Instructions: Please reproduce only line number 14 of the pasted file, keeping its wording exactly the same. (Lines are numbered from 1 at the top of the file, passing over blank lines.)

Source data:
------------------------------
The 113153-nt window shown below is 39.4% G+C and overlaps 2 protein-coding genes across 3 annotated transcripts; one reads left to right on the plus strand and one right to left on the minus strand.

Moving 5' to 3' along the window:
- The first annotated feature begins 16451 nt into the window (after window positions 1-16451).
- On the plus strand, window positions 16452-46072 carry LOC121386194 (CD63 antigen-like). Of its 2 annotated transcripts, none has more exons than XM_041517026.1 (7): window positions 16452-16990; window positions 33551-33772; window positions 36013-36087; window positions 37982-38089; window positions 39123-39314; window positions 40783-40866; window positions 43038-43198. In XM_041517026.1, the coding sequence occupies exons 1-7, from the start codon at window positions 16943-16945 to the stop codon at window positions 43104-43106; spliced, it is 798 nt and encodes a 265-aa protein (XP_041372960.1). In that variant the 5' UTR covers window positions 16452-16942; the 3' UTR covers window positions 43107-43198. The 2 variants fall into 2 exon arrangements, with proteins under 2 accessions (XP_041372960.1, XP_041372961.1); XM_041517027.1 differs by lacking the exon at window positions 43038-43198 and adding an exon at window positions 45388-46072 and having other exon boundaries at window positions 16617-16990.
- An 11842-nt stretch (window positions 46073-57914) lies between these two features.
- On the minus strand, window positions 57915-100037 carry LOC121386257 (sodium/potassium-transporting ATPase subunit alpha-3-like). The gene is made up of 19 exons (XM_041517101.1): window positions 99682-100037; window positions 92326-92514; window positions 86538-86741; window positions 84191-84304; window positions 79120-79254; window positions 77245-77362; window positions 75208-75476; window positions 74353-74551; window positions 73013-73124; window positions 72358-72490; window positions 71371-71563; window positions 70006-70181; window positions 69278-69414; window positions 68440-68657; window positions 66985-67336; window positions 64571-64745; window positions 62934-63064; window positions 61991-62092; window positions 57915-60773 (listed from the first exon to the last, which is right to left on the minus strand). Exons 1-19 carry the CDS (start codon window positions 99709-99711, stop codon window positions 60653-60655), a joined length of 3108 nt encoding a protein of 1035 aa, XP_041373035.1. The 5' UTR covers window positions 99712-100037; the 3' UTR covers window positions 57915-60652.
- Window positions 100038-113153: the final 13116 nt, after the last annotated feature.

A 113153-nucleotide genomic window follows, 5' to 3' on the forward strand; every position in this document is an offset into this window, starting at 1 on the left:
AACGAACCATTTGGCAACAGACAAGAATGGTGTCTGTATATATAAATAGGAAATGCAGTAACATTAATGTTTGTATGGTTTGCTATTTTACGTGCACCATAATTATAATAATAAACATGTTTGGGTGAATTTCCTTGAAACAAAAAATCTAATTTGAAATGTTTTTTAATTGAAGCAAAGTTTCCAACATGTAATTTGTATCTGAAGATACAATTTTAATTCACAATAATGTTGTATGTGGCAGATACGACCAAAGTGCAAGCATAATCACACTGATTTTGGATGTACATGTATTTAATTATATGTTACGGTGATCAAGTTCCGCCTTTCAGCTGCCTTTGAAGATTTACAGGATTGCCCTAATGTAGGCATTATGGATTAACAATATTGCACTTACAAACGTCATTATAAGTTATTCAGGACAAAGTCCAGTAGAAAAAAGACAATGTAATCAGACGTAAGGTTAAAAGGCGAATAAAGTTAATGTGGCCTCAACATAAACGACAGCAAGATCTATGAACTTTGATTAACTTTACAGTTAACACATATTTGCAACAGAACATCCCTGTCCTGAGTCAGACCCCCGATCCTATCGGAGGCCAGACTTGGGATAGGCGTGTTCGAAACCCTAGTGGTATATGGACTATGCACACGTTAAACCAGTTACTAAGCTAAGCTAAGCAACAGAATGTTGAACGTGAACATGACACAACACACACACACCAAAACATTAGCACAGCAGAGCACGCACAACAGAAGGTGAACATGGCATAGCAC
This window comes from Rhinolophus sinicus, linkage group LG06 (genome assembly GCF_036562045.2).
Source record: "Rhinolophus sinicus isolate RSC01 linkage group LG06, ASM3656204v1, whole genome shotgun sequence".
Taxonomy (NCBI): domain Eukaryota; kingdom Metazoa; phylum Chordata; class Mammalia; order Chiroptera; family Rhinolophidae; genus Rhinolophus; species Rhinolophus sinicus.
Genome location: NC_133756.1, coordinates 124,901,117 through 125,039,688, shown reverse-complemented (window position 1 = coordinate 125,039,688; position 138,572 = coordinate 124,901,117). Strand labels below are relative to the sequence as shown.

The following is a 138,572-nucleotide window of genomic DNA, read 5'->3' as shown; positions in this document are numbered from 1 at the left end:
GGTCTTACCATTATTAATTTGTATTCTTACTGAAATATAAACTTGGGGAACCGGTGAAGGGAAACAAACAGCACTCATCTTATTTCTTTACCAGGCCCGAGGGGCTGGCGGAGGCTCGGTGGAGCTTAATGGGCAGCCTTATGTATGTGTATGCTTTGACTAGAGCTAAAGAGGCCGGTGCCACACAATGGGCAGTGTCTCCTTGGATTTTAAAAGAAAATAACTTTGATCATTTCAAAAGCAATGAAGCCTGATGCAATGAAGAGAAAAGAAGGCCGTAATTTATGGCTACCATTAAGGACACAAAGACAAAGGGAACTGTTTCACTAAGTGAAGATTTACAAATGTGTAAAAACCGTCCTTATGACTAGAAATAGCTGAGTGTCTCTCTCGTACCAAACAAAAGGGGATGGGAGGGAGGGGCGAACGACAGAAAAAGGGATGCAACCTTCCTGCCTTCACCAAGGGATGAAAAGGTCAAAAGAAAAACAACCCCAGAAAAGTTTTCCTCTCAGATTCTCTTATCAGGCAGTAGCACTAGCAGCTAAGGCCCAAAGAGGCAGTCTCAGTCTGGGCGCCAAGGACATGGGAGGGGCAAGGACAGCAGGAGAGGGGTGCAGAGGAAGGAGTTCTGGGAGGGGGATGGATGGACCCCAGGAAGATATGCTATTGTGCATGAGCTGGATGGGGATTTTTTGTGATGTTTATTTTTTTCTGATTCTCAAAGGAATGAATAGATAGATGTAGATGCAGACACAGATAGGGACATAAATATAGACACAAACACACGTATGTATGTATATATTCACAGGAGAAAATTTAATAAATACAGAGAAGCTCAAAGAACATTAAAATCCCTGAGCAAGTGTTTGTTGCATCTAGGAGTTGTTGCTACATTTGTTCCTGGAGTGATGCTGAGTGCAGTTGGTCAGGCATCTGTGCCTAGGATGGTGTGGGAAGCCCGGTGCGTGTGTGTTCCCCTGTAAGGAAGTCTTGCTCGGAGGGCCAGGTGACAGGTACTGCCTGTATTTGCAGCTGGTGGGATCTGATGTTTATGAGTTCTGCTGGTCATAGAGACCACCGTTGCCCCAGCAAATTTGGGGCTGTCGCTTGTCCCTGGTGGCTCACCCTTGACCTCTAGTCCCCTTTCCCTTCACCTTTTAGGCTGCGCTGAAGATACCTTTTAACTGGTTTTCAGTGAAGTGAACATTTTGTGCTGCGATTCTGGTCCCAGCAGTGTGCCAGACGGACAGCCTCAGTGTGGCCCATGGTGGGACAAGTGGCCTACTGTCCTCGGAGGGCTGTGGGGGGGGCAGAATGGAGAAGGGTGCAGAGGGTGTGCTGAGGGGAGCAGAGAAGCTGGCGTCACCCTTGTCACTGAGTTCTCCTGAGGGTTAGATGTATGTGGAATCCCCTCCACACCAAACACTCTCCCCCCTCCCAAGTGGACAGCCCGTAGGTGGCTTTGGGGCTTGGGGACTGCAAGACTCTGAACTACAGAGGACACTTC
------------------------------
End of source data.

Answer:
The following is a 138,572-nucleotide window of genomic DNA, read 5'->3' as shown; positions in this document are numbered from 1 at the left end: